How to make the perfect sangria
A vibrantly coloured, sweet and sticky drink, which is the architect and culprit of many a hangover, Sangria is undoubtedly one of the great summer beverages. Sangria is discovered by most of us on those heady, teenage holidays in sunny Spain, and if you've ever travelled around that country, or visited a tapas bar closer to home, you'll have realised there are countless variations on a similar theme.
It's a simple idea – wine, a soft, fizzy mixer, and a handful of fruit – but it's more than the sum of its parts.
Many say Sangria arose as a solution to two different problems. Firstly, it was a way of disguising poor quality wine and making it more palatable, and secondly, it was intended to make the heavy, full-bodied and dry red wines that Spain is famous for more easily drinkable under the scorching Iberian sunshine. As such, it is a flexible, cooling drink, ideal for any sunny day on the beach, or to share with friends in the garden or on a picnic.
There are two key approaches when choosing a wine to use as a base for your Sangria. The most common approach in both Spain and elsewhere around the world is the budget-friendly one; use a cheap wine, and not worry about it – the sweet soda and piles of fruit will cover any nasty taste fair successfully.
However, we'd encourage you to firstly choose a wine you actually want to drink, and then use the flavour profile of the wine to match your additional ingredients to. However you want to tackle making Sangria, it isn't a drink to make with an expensive wine. Spain is one of the great wine-producing countries of the world, and there are loads of middle-priced, exciting red wines which are perfect for Sangria without breaking the bank.
Do you need to use red wine? Well, no. You'll find Sangrias made with white, rose and sparkling wines, but if you want to emulate that classic flavour at home, you'll want to go for a decent bottle of dry, full-bodied red. Spanish wines which use the wonderful Tempranillo grape varietal are always going to be the most authentic ones for the recipe, but it would work well with many other styles and varietals, too.
The only real guideline is to go for something really rather dry – you're going to pile in the sweetness later, so you need a wine which is going to provide a bit of balance and complexity. Avoid very aged, oaky wines – the subtleties of these are going to be quickly swallowed by the other ingredients. Young, fruity, rounded numbers will do just fine.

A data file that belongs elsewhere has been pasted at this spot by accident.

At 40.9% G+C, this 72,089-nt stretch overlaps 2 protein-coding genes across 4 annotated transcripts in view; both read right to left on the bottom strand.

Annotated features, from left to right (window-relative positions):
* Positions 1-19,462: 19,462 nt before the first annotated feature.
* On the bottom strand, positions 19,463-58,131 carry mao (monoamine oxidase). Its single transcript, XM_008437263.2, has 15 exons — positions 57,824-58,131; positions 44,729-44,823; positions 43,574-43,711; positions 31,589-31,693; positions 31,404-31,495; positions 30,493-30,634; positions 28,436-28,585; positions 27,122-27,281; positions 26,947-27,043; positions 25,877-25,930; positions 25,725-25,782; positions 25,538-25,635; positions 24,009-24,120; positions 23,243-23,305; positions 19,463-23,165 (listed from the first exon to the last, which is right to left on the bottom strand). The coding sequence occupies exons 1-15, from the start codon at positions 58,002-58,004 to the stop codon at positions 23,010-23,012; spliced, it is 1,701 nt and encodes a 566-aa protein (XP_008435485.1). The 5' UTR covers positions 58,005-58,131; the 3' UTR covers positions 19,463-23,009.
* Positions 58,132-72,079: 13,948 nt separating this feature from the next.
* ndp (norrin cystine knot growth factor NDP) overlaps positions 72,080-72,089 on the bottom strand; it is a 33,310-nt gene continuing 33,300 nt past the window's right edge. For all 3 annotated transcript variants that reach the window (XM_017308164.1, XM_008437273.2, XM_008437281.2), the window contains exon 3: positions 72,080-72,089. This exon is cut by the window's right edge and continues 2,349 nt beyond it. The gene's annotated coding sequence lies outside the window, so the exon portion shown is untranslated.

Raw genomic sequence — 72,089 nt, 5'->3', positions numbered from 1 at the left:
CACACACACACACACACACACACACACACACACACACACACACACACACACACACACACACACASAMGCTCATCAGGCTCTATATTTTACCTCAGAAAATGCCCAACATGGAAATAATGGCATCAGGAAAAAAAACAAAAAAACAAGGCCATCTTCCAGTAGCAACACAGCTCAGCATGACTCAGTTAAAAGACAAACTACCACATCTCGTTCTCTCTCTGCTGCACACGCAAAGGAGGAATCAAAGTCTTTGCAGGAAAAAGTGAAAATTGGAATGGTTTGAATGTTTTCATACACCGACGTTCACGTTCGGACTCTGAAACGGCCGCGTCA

The Fizzy Mixer
If one thing is certain, then it's that Sangria isn't a drink for the wine purists among you. If you see it as nothing short of heresy to add fizzy pop to wine, then look away now.
The Spanish are notoriously unafraid of adding soft drinks to their wine, and if you wander around the streets of Madrid or Barcelona, you'll see teenagers tipping a glass of wine into a two-litre bottle of cola without batting an eyelid. Now, this is something of a required taste, but if you want an authentic, sickly-sweet taste of Spanish adolescence, then go right ahead.
Traditionally, Sangria is made with a mixer of simple lemonade. Cloudy lemonade is the most popular, and slightly bitter varieties made with real ingredients rather than a scary list of chemicals is surely the preferred option.
If you want to try something a little different, have a go at mixing with natural orange soda, or a good, fiery ginger beer, or, if soft drinks aren't your thing, you can use a fresh, unconcentrated fruit juice. Blood orange juice will give you a genuine Mediterranean taste, and cloudy apple juice and grape juice would be equally delicious. If you decide to go for fruit juice rather than soda, then top your Sangria up with a little sparkling water, to give it that refreshing, bubbly finish.
Fancy Something a Little Stronger?
Before you start thinking about your garnishes, you might be tempted to do as the Spanish sometimes do, and add a little splash of something stronger. Spirits and liqueurs – just a small quantity – are often added to the mix, to bring a bit of headiness and another flavour to the drink.
If you decide to go down this route, I'd recommend choosing something relatively mild, as this is a drink to be drunk by the glassful or pitcherful with friends. Fortified wines such as Sherry or Portare a great addition, as are fruit brandies. Just make sure you let your guests know before they start necking it down.
As I mentioned earlier, Sangria is a flexible, versatile drink. Almost any citrus fruit can be added, and there are other garnishes that range from the logical (such as mint leaves and berries) to the absurd, and frankly, disgusting: there is a famed bar in Cordoba which drops gummy bears into your glass.
Oranges and lemons are the most common choice, and soft orchard fruits like peaches and nectarines also work well. If you want to experiment with your garnishes, now is the time to think about the flavour profile of your base wine.
For example, if you're making your Sangria with a Cava or other sparkling white wine, you're better off avoiding the citrus, and adding summer berries instead. Chardonnay bases would work beautifully with slices of fresh apple, and if you want to up the spiciness of your red wine, drop in a cinnamon stick or a couple of cloves for extra impact.
- Two bottles of wine poured into a jug or pitcher
- 500 ml of mixer
- Two or three shots of liqueur
Before you bust out your ingredients and concoct this easy and versatile cocktail, be sure to take our wine palate quiz to know which wines suit your personal taste!